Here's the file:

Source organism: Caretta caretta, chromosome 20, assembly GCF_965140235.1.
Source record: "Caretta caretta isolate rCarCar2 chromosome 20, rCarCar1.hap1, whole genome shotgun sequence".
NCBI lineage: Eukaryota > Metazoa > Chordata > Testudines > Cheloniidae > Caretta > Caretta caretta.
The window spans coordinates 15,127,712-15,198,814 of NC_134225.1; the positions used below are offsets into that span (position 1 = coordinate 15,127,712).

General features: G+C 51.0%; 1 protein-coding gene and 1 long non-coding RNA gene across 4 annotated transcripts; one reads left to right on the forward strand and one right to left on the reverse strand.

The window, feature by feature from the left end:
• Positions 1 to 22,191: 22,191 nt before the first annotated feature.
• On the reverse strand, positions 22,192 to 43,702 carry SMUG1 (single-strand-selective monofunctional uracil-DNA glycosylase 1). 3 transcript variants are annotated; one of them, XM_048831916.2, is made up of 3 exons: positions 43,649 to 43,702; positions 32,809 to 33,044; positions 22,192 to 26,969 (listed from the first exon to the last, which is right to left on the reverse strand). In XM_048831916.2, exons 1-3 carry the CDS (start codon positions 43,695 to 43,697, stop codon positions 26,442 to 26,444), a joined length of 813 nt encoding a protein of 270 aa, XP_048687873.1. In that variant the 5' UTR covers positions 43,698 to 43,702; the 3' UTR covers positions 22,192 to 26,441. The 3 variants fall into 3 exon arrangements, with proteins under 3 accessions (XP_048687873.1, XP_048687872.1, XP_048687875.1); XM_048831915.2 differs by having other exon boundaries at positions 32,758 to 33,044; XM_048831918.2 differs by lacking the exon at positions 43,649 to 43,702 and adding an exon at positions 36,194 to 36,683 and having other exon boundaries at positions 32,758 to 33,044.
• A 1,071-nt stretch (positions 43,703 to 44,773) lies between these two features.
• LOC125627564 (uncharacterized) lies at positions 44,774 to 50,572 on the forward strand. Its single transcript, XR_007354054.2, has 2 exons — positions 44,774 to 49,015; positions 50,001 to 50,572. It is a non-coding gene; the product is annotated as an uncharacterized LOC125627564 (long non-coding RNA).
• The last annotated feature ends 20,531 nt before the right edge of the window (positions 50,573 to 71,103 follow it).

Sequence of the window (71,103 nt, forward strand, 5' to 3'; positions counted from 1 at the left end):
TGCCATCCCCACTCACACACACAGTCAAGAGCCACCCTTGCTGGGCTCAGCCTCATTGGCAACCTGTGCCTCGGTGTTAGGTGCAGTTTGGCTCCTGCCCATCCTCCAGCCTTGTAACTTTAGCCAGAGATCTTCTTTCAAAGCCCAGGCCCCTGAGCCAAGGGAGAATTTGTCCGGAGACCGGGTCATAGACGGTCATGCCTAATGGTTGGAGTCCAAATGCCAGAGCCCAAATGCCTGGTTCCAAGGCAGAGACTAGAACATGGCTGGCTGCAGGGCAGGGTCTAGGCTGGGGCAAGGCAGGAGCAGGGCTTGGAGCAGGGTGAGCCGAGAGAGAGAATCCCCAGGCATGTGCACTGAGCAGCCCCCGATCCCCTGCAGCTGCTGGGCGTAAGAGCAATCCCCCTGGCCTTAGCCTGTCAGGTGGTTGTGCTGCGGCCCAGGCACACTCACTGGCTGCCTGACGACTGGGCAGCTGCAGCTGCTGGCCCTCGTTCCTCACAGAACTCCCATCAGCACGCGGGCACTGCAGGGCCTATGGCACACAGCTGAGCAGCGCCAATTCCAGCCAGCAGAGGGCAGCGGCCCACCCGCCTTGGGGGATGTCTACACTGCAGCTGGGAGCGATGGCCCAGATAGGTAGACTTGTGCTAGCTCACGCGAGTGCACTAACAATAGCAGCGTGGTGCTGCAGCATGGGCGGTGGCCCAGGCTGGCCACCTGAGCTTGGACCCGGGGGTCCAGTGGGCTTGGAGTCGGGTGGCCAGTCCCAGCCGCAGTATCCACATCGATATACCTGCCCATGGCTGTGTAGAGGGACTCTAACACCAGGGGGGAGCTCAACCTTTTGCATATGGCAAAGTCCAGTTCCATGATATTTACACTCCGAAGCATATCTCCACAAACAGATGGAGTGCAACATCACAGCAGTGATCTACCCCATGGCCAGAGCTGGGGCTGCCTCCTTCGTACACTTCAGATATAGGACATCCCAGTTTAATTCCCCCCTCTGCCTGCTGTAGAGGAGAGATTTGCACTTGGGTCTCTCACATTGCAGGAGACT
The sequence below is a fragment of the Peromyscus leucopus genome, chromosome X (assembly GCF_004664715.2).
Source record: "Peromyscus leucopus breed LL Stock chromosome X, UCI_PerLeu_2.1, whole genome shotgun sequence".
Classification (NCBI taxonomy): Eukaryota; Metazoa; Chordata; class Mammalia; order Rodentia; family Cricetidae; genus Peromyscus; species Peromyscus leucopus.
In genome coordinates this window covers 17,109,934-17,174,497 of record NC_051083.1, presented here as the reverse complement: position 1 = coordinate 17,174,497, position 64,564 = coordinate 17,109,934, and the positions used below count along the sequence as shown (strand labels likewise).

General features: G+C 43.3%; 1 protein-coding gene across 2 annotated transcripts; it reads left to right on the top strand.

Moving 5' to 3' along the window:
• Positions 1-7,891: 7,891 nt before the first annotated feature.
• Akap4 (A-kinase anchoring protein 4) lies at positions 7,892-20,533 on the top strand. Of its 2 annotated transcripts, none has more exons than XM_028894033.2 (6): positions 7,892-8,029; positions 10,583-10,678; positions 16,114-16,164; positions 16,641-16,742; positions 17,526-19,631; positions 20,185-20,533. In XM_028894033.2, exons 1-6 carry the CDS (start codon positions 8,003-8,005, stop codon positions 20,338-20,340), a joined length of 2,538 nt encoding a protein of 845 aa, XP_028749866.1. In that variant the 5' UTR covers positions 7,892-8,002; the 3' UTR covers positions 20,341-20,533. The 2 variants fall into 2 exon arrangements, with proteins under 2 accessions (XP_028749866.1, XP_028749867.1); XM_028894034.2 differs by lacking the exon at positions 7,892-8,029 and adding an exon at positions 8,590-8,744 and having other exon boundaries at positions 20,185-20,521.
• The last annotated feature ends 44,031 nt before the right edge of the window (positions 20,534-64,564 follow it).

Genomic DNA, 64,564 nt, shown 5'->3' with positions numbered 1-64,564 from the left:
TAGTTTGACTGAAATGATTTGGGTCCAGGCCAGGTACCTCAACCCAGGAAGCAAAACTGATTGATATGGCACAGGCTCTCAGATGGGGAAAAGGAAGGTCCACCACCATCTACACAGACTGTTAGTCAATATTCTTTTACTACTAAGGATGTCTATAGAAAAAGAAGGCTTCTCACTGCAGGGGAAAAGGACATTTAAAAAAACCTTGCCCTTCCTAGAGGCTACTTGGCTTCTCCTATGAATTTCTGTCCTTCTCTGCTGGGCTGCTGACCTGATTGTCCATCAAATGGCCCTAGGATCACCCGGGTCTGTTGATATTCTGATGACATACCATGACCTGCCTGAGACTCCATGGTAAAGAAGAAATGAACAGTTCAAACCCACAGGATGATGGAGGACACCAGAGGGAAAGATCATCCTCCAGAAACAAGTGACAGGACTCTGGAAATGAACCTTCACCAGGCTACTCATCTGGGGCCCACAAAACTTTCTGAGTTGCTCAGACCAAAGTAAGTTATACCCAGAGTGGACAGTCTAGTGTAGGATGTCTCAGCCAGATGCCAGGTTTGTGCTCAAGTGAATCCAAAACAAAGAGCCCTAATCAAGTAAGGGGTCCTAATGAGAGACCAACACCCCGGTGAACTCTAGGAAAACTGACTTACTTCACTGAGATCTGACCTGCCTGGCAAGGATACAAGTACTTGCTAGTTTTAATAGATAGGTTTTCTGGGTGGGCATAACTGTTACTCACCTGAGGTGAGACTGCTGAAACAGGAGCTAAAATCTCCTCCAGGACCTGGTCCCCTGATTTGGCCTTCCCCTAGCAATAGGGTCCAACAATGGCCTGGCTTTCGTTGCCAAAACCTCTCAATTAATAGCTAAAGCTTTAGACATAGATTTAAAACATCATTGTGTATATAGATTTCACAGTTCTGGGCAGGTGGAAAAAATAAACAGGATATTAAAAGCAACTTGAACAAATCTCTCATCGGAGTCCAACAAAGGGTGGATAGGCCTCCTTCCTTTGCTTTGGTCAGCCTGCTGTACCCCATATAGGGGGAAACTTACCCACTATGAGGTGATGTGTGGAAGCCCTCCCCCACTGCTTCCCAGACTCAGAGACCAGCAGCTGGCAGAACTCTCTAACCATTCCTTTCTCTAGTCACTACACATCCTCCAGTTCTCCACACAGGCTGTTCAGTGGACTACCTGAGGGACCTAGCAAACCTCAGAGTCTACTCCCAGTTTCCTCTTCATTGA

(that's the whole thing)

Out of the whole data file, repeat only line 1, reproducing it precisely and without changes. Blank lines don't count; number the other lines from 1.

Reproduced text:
Source organism: Caretta caretta, chromosome 20, assembly GCF_965140235.1.